Part I: Grammar mistakes and typos
I make mistakes. That’s a given, and I expect no change in the months ahead. A method I use to gauge reader’s interest for my works in progress is to post them in snippet form, on one of my Facebook pages, au naturél, errors inclusive.
Fortunately, several of my readers are much sharper than me, and they waste no time is alerting me to a textual faux pas I published for the whole world to see. I thank each and every one of them for their help.
Part II: Fact vs. fiction
My published titles contain material that’s actually based on fact; pure, unadulterated fact. I’m frequently asked, “Did that really happen, or did you just make that up?” I tell my readers that the best stuff to write about is the little tricks life plays on all of us, especially when we lease expect it. Yesterday, I learned of an issue that took place at a funeral that was never meant to be, but did happen, and nobody really knew what was happening even when it did happen. Fret not if you found that difficult to understand. I guarantee you it will be included in one of my future books.
Please understand that not ALL the stuff I write is factual. Oh no, I frequently find humorous material for a particular situation hidden away in a coffee-table book in my mind. I simply open up that big book, and when I find something that makes me laugh like a hyena tearing into a down-filled pillow, I use it in a story.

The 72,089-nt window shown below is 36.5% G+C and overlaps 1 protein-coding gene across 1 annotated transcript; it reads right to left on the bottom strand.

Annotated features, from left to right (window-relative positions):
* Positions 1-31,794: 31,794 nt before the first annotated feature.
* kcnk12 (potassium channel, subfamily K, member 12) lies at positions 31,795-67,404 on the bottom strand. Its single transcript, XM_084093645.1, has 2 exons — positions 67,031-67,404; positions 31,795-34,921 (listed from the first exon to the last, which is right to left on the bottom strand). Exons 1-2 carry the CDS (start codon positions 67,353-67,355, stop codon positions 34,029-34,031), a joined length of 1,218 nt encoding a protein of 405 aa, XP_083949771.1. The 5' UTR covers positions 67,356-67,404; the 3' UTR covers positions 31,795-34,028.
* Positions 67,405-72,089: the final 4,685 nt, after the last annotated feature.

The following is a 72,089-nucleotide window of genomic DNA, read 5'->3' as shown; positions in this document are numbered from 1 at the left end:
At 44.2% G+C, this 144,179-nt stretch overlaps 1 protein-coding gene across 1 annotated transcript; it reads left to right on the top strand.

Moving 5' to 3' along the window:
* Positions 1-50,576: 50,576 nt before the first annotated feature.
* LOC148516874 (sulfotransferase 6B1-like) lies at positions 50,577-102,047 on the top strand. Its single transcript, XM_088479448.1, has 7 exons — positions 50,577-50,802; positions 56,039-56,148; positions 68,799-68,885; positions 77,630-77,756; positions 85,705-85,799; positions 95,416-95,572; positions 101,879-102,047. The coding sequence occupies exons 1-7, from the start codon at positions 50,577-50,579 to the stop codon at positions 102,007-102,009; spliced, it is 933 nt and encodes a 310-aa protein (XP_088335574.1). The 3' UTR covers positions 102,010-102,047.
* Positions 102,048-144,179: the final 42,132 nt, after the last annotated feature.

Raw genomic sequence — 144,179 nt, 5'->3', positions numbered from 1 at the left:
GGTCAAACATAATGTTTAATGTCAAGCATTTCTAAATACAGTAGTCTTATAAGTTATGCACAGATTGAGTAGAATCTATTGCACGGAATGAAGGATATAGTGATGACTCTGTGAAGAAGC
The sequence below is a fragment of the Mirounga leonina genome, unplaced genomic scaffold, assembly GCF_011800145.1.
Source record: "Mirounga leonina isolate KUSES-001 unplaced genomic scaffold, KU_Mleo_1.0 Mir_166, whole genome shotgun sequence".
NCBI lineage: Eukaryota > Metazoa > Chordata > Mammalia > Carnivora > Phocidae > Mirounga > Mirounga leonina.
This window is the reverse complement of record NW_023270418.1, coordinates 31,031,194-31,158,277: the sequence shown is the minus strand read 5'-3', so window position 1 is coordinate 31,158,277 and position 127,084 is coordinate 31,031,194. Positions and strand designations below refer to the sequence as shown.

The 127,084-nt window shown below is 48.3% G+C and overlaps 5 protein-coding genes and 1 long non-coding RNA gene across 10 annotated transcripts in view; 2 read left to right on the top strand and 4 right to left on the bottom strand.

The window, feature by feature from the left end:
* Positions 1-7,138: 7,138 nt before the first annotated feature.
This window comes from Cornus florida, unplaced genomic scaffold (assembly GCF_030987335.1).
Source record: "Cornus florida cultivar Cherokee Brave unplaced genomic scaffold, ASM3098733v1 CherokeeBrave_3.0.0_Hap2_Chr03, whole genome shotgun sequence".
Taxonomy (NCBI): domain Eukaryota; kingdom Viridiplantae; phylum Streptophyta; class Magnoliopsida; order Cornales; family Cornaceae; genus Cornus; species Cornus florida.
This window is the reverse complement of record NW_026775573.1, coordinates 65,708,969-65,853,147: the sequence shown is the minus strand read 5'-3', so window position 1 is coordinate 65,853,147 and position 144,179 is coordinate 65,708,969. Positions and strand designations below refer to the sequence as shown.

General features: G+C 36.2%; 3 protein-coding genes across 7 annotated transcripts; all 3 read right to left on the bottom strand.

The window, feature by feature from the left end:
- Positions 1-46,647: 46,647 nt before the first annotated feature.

Part III: Author interviews
I posted an interview with George Snyder in my web site, a few weeks ago. Evidently, more than a few people read it and like it and sent me PMs and email about it. Consequently, I’ve decided to do another author interview, this time with someone who has written and published an amazingly long list of titles that include horror, mystery, and crime. Keep a sharp look out for this interview. Like George Snyder’s responses in his interview, this person too, has a strong habit of “telling it like it is.” And that’s the kind of interview I like.
Part IV: Evolution of the business of Indie
In my opinion, things have never been better for customers who want a great read at a reasonable price. Whether paper pages or digital format, Indie authors offer an abundance of material. And it’s good stuff.
Several years ago, a few friends and I preached constantly, about the process of forging an eBook and making it the best that it could be. That included having their manuscript professionally edited, and hiring a reputable cover artist. Those days are behind us now. The vast majority of Indie authors understand the relevance of professionalism and the impact it has on their book sales.
Part V: What’s next
Last week, I updated my blog and gave it a good scrubbing. I purposely tossed out 139 older blog posts with the sudsy water. My goal is to have a fresh, clean, and spiffy blog that’s enjoyed by all. A number of readers have sent me nice comments about changes they’ve found in my blog’s title, and the direction in which things are going.
As for the works I have in progress at present? I certainly fit the same author’s mold as a number of my friends, and time control is paramount in our daily schedule. Readers continue to ask for book 4 in the Villa Paradiso series. I’ve received a few queries wondering if I’m going to publish book 2 in the Bean town Investigations series. Two westerns are works in progress, one is a classic taking place in the late 1800’s and the other is a work of contemporary humorous fiction. Another WIP involves a Bostonian who sells all and travels to Oklahoma in search of the good life as an owner/operator of a food truck business. I made a huge genre jump too, and I have a science fiction story in progress, as well as a gigantic genre jump, in writing a romance novel.
I’m totally stoked about all my works in progress. Which one will be available to read first?
The race continues, and I have no idea of the outcome. Thanks for reading my stuff, and keep reading my posts on Facebook, web site, and my blog. And many thanks for your support.